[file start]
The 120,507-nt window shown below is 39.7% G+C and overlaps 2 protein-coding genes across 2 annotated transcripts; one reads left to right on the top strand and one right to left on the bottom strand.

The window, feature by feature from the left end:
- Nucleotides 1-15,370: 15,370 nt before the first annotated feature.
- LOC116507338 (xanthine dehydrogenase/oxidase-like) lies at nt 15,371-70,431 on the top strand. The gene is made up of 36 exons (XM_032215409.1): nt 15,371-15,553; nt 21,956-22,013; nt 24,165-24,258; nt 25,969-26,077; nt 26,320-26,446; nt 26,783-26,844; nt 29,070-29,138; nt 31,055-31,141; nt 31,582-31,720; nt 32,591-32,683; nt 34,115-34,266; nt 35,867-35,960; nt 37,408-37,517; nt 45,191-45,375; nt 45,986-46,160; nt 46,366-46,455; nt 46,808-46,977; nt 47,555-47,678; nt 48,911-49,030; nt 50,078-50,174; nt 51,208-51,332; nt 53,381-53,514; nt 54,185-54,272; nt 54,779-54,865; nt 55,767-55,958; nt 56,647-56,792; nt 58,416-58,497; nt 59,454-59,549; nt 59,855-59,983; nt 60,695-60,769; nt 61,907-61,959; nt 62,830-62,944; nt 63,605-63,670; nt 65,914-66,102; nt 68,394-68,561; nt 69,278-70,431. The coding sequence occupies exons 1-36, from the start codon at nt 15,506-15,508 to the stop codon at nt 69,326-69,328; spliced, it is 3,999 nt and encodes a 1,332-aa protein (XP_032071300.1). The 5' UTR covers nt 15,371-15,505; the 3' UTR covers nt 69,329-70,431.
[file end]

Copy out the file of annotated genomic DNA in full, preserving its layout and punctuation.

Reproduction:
The 120,507-nt window shown below is 39.7% G+C and overlaps 2 protein-coding genes across 2 annotated transcripts; one reads left to right on the top strand and one right to left on the bottom strand.

The window, feature by feature from the left end:
- Nucleotides 1-15,370: 15,370 nt before the first annotated feature.
- LOC116507338 (xanthine dehydrogenase/oxidase-like) lies at nt 15,371-70,431 on the top strand. The gene is made up of 36 exons (XM_032215409.1): nt 15,371-15,553; nt 21,956-22,013; nt 24,165-24,258; nt 25,969-26,077; nt 26,320-26,446; nt 26,783-26,844; nt 29,070-29,138; nt 31,055-31,141; nt 31,582-31,720; nt 32,591-32,683; nt 34,115-34,266; nt 35,867-35,960; nt 37,408-37,517; nt 45,191-45,375; nt 45,986-46,160; nt 46,366-46,455; nt 46,808-46,977; nt 47,555-47,678; nt 48,911-49,030; nt 50,078-50,174; nt 51,208-51,332; nt 53,381-53,514; nt 54,185-54,272; nt 54,779-54,865; nt 55,767-55,958; nt 56,647-56,792; nt 58,416-58,497; nt 59,454-59,549; nt 59,855-59,983; nt 60,695-60,769; nt 61,907-61,959; nt 62,830-62,944; nt 63,605-63,670; nt 65,914-66,102; nt 68,394-68,561; nt 69,278-70,431. The coding sequence occupies exons 1-36, from the start codon at nt 15,506-15,508 to the stop codon at nt 69,326-69,328; spliced, it is 3,999 nt and encodes a 1,332-aa protein (XP_032071300.1). The 5' UTR covers nt 15,371-15,505; the 3' UTR covers nt 69,329-70,431.